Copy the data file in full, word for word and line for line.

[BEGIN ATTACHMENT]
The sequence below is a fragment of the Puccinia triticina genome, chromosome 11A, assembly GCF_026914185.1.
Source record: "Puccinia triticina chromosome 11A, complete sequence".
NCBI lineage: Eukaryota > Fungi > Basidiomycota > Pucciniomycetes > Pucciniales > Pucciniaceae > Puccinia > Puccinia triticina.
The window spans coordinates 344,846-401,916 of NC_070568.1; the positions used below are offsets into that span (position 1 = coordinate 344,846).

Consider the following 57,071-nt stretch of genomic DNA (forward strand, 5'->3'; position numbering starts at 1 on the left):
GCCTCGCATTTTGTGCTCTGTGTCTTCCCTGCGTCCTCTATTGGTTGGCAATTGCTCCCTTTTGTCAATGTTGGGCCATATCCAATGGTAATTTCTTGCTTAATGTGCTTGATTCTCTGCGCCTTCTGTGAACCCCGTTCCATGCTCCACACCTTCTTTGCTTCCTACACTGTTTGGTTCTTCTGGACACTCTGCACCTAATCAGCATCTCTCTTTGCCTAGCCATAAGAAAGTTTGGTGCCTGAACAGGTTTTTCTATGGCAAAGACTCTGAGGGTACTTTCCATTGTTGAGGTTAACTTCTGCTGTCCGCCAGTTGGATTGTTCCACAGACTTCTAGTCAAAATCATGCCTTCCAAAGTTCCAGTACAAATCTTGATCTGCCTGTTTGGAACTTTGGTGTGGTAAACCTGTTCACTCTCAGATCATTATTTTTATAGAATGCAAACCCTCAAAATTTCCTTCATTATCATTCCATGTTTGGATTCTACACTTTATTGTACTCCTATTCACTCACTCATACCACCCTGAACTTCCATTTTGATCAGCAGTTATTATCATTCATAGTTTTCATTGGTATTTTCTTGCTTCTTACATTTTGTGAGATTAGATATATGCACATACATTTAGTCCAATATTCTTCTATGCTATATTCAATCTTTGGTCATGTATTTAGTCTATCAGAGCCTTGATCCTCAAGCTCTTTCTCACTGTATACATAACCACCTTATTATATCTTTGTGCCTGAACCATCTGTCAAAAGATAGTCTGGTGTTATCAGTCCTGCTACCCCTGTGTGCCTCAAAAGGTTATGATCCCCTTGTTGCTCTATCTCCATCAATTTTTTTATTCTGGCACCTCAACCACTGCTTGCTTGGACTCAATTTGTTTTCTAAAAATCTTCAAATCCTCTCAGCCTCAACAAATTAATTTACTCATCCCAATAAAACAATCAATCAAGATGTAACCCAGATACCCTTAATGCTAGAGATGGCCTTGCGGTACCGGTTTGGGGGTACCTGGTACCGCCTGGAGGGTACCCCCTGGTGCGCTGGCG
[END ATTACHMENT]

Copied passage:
The sequence below is a fragment of the Puccinia triticina genome, chromosome 11A, assembly GCF_026914185.1.
Source record: "Puccinia triticina chromosome 11A, complete sequence".
NCBI lineage: Eukaryota > Fungi > Basidiomycota > Pucciniomycetes > Pucciniales > Pucciniaceae > Puccinia > Puccinia triticina.
The window spans coordinates 344,846-401,916 of NC_070568.1; the positions used below are offsets into that span (position 1 = coordinate 344,846).

Consider the following 57,071-nt stretch of genomic DNA (forward strand, 5'->3'; position numbering starts at 1 on the left):
GCCTCGCATTTTGTGCTCTGTGTCTTCCCTGCGTCCTCTATTGGTTGGCAATTGCTCCCTTTTGTCAATGTTGGGCCATATCCAATGGTAATTTCTTGCTTAATGTGCTTGATTCTCTGCGCCTTCTGTGAACCCCGTTCCATGCTCCACACCTTCTTTGCTTCCTACACTGTTTGGTTCTTCTGGACACTCTGCACCTAATCAGCATCTCTCTTTGCCTAGCCATAAGAAAGTTTGGTGCCTGAACAGGTTTTTCTATGGCAAAGACTCTGAGGGTACTTTCCATTGTTGAGGTTAACTTCTGCTGTCCGCCAGTTGGATTGTTCCACAGACTTCTAGTCAAAATCATGCCTTCCAAAGTTCCAGTACAAATCTTGATCTGCCTGTTTGGAACTTTGGTGTGGTAAACCTGTTCACTCTCAGATCATTATTTTTATAGAATGCAAACCCTCAAAATTTCCTTCATTATCATTCCATGTTTGGATTCTACACTTTATTGTACTCCTATTCACTCACTCATACCACCCTGAACTTCCATTTTGATCAGCAGTTATTATCATTCATAGTTTTCATTGGTATTTTCTTGCTTCTTACATTTTGTGAGATTAGATATATGCACATACATTTAGTCCAATATTCTTCTATGCTATATTCAATCTTTGGTCATGTATTTAGTCTATCAGAGCCTTGATCCTCAAGCTCTTTCTCACTGTATACATAACCACCTTATTATATCTTTGTGCCTGAACCATCTGTCAAAAGATAGTCTGGTGTTATCAGTCCTGCTACCCCTGTGTGCCTCAAAAGGTTATGATCCCCTTGTTGCTCTATCTCCATCAATTTTTTTATTCTGGCACCTCAACCACTGCTTGCTTGGACTCAATTTGTTTTCTAAAAATCTTCAAATCCTCTCAGCCTCAACAAATTAATTTACTCATCCCAATAAAACAATCAATCAAGATGTAACCCAGATACCCTTAATGCTAGAGATGGCCTTGCGGTACCGGTTTGGGGGTACCTGGTACCGCCTGGAGGGTACCCCCTGGTGCGCTGGCG